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Band of Birders: A Trip to Dutch Gap

Published on October 16, 2012 by

Ooh, jewelry!

It’s 7:30 on a chilly Saturday morning.  Most of the world is taking advantage of the weekend and sleeping in all nice and comfy under their warm blankets.  I, on the other hand, am heading down to a place called Dutch Gap to watch a group of LOONS catching birds and fitting them for bracelets.  Or is it anklets?  I’m not quite sure… either way, it’s a bunch of birds getting jewelry and acting none too happy about it.

So what is bird banding, and why do people do it?  Good question!  You hear all the time about how human activities are affecting the natural world, and this is a way to find out more about that.  Where are the birds?  What are they doing?  Where are they going?  How long do they live?  Since it’s really difficult to tell one bird from another, the only way that we have of distinguishing is by somehow marking the birds.  As part of the Monitoring Avian Productivity and Survivorship (MAPS) program in cooperation with the US Department of the Interior, this group of volunteers heads out on a regular basis and sets up nets to safely catch the local flying fauna.  One of the places they do this is at Dutch Gap in Chesterfield County.

Does that mean I have a strange accent?

The Dutch Gap Conservation Area is 810 acres of woods and wetlands nestled against the James River, complete with it’s own heronry apparently.  (For those of you who are just joining us, a heronry is a rookery for Great Blue Herons.  It’s a word, despite what spellchecker says.  A rookery is where birds go to nest.)  It also hosts a protected lagoon that is perfect for kayaking around sunken tugboats.  Of course it is also immediately adjacent to a the coal-burning Dominion-Virginia Power Chesterfield Plant that was rated 36th in pollution in 2009.  (Hey, don’t take my word for it.)  So there’s that.  It wasn’t always that way though… (and to be fair, they do seem to be getting better)

Dutch Gap is and was immediately behind the Citie of Henricus, also known as Henricopolis, or just plaine olde Henrico.  The citie was built as an alternative to the swampy, mosquito infested colony of Jamestown and was cleverly named after the King’s son, Henry by Sir Thomas Dale.  The colony was built on a particularly bendy part of the James, and in order to save time in traveling the river Dale cut a ditch straight across.  He learned this technique when he was in Holland, so the cut was called Dale’s Dutch Gap.  During the Civil War the aggressors, I mean Union troops, started to expand the ditch to a canal utilizing help from the United States Colored Troops.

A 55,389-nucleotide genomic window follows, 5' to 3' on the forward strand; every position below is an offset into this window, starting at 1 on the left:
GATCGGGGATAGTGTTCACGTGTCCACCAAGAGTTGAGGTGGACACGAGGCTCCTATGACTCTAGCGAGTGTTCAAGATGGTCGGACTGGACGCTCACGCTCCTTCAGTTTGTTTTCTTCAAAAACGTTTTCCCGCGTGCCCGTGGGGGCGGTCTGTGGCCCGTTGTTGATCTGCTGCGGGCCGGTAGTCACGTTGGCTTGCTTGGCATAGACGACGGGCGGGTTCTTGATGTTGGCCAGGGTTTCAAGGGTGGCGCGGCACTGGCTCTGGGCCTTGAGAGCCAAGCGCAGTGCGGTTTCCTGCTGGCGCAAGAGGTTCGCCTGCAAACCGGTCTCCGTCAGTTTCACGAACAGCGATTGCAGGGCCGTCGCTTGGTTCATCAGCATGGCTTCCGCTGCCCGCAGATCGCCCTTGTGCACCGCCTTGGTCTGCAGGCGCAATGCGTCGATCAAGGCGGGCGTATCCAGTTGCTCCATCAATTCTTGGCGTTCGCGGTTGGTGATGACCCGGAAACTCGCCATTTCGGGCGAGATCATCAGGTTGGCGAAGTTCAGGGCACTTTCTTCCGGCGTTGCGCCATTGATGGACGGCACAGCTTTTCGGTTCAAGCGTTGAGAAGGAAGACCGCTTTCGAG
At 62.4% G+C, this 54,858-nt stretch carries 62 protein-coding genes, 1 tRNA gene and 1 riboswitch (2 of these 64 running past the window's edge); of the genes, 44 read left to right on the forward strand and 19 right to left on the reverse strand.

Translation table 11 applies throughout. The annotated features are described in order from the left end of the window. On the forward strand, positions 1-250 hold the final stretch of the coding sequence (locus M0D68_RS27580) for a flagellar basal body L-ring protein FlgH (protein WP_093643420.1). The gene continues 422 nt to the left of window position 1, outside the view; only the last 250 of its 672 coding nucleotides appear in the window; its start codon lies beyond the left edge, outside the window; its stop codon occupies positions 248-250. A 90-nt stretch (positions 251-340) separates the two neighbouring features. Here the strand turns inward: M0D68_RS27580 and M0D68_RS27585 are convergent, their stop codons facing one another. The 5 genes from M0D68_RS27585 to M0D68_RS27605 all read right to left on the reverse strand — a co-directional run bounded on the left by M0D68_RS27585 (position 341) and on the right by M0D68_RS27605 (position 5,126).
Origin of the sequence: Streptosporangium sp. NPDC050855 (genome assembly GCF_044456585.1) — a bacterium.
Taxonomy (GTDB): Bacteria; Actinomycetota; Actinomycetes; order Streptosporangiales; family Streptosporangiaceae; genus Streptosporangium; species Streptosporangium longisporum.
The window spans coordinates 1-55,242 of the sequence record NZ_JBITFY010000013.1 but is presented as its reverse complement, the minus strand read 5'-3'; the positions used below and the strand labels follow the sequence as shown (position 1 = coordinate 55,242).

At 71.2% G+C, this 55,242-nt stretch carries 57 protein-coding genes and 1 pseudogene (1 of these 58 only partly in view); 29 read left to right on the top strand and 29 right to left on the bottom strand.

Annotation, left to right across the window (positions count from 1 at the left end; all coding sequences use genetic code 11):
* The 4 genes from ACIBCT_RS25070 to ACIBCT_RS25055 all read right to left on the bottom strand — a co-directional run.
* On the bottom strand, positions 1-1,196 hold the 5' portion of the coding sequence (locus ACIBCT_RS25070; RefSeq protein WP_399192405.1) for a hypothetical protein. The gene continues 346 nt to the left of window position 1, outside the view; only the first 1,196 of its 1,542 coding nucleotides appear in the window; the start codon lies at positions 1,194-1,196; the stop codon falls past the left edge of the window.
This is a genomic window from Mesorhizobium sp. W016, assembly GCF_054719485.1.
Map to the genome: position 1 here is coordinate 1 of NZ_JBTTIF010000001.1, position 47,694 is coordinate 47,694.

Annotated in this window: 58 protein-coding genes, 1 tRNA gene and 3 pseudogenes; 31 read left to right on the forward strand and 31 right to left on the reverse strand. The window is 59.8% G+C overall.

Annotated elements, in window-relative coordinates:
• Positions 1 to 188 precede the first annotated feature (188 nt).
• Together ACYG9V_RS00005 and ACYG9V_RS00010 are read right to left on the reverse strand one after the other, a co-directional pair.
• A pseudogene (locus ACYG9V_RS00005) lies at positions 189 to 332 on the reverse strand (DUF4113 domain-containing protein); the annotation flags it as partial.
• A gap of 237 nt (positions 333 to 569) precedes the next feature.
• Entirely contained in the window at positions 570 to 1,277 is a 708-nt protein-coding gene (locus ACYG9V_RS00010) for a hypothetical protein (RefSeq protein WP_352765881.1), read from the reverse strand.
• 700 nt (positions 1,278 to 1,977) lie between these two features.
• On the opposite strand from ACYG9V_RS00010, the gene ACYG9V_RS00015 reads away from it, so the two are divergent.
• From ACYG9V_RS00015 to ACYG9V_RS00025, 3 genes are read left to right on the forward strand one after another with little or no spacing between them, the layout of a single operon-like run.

Speaking of colors…

Back to present day, and we have a demonstration of the process of banding birds!  Each bird is given a special bracelet with a number that is used only for that bird.  The number is recorded, the bird is weighed, and then the bird is released back into the wild to tell all of his or her friends and start a fashion trend.  As you can see, there were an awful lot of Northern Cardinals on this particular day.  I think they were all in town to vote for a new Pope.  Side note, most of the bands are made out of aluminum, but Cardinals have such strong beaks that they would just rip those right off so they get stainless steel.

As you can see, I can speak to the power of the Cardinal’s bite. She could have just flown away, but she just couldn’t let go!

If a pre-banded bird happens to be caught, the team records the information and can get a better idea of life-spans and how long they stick around in a particular habitat.  A bird that makes it beyond a year is doing well, and they have seen some that have been around for 4 years and more!

The Brown Thrasher, so named for their mad skateboard skillz.

It should go without saying that nothing they do to capture and band the birds hurt them in any way.  If the bird even appears to be upset or freaked out (beyond the normal, “Hey, I’m in a net!” kind of freaked out) they simply let them go on their way.  The health of the birds is more important than the data.  The jewelry also does not interfere with their flight, you won’t see any birds flying around in circles after being banded.  Unless they want to, of course.

I’m a Carolina Wren, and I approve this message.

I’d like to thank Chesterfield County, Julie Kacmarcik and the other volunteers who wake up early, chug Thermoses of coffee, and put ankle bracelets on tiny birds… for SCIENCE!  My visit was part of a Chesterfield County sponsored Demonstration Day, and I look forward to heading out again soon!  Next time, I will wear thicker socks and apparently stay until after everyone else leaves to see the good stuff!

All right Mr. DeMille, I’m ready for my close-up.

Are there any other RVA locations you’ve been HERON about? I’m always excited to demonstrate my CARDINAL knowledge.  If you liked this article, remember that one good TERN deserves another!  And… I’m done.  Leave a comment or email me at nick@photorva.com!

 
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